Negative Turn – Bug


Originally published online, February 2014.

One single cut in Bug (2006) starkly signals the relentless negativity which characterises the most powerful of William Friedkin’s films – part of an unending series of destructive calculations which seek in vain to resolve chaotic, violent situations.

It does so in a simple, but striking manner:

Day, an establishing shot of the motel in which the action takes place. The camera is still. There is barely any movement within the frame.
The camera remains in position but it is now night, the motel decoratively neonlit. The composition of the image, too, remains almost identical to the previous shot.

This moment occurs immediately following the love scene between Peter and Agnes and explicitly announces a turn in the story that will propel the growing hysteria. As Agnes becomes increasingly intimate with Peter, she will become more sympathetic to his paranoid worldview. From this point on, the palpable unease which the character has brought into Agnes’s life will develop into a frenzy, transforming the environment in which we are immersed.

In addition to this basic narrative function, the cut suggests an inversion of the original image; a rupture of the onscreen reality and a passage into a distinctly different metaphysical terrain. Not only is the story progressing, but the conditions of everything that we are seeing have altered, affected in a flickering instant. Things seem to retain their steady course initially, but a deep shift has occurred in the substance of the film. Or is this only imagined?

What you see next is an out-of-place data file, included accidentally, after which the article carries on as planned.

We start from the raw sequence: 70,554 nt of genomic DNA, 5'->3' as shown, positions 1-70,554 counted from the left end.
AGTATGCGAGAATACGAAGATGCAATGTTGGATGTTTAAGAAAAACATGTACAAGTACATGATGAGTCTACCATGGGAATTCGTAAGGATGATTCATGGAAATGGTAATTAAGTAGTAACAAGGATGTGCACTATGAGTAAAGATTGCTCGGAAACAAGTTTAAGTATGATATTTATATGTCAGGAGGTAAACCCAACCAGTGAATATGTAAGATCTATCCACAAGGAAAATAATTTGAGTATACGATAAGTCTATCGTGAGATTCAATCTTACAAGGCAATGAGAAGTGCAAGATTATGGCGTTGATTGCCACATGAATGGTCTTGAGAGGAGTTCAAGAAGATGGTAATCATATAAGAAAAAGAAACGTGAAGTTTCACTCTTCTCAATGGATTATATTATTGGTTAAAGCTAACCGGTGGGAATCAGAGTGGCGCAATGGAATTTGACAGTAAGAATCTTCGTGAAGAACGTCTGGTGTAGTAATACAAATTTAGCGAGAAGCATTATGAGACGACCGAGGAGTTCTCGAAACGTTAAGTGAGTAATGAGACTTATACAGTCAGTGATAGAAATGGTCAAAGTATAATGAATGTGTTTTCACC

Avoiding the explicit use of a negative photographic image that Murnau put to haunting use in Nosferatu (1922), Friedkin here manages to achieve a similar result, without departing from the conventions of cinematography. Friedkin is continually maintaining the semblance of realistic images, drawing on the lessons from his formative years making documentary films. But the more one looks into these films, the more instability, confusion and illusion is apparent everywhere – emanating from this sensed negative zone which ceaselessly threatens identity and manageable everyday reality with disorder.


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